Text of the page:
OCLC and Rutgers will study virtual reference services with support from IMLS grant.
This study, "Seeking Synchronicity: Evaluating Virtual Reference Services from User, Non-User, and Librarian Perspectives," will study and evaluate the sustainability and relevance of virtual reference services. VRS are human-mediated, Internet-based library information services.
The rapidly increasing public use of remotely accessed, digital reference resources, such as full-text indexes and databases, has increased the demand on libraries to provide reference services online, and this project aims to improve libraries' ability to respond to the demand.
Dr. Radford described the goal of the international project as studying "VRS users, non-users, and librarians to create a fuller understanding of their behaviors, needs, and preferences in virtual environments."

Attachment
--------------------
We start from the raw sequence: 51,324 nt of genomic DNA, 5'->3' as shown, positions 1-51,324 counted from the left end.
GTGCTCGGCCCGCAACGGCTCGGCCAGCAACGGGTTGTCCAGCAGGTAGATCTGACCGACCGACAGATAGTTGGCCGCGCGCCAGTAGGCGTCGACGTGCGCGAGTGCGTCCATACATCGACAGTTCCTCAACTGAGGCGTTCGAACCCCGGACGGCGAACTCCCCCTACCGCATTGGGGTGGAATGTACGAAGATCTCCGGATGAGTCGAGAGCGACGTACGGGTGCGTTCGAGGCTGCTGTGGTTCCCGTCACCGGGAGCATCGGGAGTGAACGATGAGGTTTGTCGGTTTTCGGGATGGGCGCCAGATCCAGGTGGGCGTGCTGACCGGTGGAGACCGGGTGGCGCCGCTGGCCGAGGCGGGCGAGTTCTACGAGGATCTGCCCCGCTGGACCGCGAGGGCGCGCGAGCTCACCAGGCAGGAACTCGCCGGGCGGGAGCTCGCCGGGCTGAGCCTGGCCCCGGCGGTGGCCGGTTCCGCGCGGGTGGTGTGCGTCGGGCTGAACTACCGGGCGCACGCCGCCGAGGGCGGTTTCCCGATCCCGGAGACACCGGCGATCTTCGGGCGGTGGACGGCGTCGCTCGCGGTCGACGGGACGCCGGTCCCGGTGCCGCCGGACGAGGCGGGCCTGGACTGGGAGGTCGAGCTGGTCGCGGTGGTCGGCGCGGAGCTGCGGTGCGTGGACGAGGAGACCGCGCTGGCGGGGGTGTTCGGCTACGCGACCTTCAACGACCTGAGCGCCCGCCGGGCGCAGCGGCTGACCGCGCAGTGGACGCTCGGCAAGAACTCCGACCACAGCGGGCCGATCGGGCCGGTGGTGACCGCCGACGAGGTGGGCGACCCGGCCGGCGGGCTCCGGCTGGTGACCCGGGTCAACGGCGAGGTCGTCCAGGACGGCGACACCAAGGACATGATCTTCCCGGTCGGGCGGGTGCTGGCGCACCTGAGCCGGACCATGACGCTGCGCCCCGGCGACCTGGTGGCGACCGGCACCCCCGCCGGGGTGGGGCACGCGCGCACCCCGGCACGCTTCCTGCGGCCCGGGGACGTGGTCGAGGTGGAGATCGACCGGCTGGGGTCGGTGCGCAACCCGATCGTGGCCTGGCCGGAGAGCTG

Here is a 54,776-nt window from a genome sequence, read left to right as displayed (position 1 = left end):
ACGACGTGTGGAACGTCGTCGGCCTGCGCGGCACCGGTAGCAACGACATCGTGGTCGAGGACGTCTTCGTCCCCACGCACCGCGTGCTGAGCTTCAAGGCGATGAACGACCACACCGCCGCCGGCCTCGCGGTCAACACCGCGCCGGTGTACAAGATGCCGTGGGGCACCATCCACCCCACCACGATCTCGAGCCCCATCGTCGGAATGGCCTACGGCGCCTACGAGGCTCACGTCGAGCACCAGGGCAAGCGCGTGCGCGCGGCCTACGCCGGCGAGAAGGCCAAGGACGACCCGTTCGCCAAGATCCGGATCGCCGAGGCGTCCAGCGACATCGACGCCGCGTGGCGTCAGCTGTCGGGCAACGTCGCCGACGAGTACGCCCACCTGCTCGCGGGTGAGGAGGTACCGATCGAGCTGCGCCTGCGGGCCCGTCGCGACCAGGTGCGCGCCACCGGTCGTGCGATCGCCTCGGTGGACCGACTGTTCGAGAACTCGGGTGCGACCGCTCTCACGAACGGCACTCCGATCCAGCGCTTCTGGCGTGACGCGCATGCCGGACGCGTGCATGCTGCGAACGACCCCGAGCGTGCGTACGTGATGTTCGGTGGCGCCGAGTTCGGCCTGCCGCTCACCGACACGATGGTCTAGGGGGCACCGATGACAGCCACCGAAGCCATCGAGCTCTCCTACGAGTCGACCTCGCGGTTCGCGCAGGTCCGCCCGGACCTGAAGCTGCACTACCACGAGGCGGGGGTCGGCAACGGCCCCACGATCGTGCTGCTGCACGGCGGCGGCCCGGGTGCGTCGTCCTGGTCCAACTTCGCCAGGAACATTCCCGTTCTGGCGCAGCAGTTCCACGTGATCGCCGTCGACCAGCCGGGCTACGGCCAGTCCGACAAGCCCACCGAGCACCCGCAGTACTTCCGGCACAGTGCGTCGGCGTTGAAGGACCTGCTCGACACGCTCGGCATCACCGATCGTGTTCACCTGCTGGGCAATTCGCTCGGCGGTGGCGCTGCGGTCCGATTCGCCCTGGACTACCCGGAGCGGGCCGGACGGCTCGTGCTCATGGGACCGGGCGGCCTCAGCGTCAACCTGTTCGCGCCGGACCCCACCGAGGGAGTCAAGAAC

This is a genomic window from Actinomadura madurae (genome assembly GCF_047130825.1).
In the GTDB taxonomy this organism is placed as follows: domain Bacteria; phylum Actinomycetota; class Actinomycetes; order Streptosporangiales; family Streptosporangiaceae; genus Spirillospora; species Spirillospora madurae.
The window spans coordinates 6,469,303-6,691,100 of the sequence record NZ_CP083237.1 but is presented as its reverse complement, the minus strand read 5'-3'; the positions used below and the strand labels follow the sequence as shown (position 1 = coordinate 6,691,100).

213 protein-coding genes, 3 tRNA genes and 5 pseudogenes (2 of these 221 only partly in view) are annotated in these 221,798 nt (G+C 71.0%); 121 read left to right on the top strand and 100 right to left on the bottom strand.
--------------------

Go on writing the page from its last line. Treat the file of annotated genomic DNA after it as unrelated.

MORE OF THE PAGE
"Ultimately," she said, "the success of VRS depends on identifying these needs and exceeding expectations."
The project will develop a theoretical model for VRS that incorporates interpersonal and content issues and will make research-based recommendations for library staff to increase user satisfaction and attract nonusers. It will also make recommendations for VRS software development and interface design and produce a research agenda for user-centered VRS.
"With some recent discussion of whether VRS is necessary or useful, this study is very timely," Dr. Connaway commented. "This is a great opportunity for us to begin to understand why virtual reference services are not used, as well as why they are used."
The National Leadership Grants for Libraries program enhances the quality of library services nationwide by supporting innovative projects that can be widely replicated. Areas of funding include education, research, digitization, and library-museum collaboration.
Institute of Museum and Library Services
National Leadership Grants for Libraries
Lynn Silipigni Connaway, Ph.D.
Marie L. Radford, Ph.D.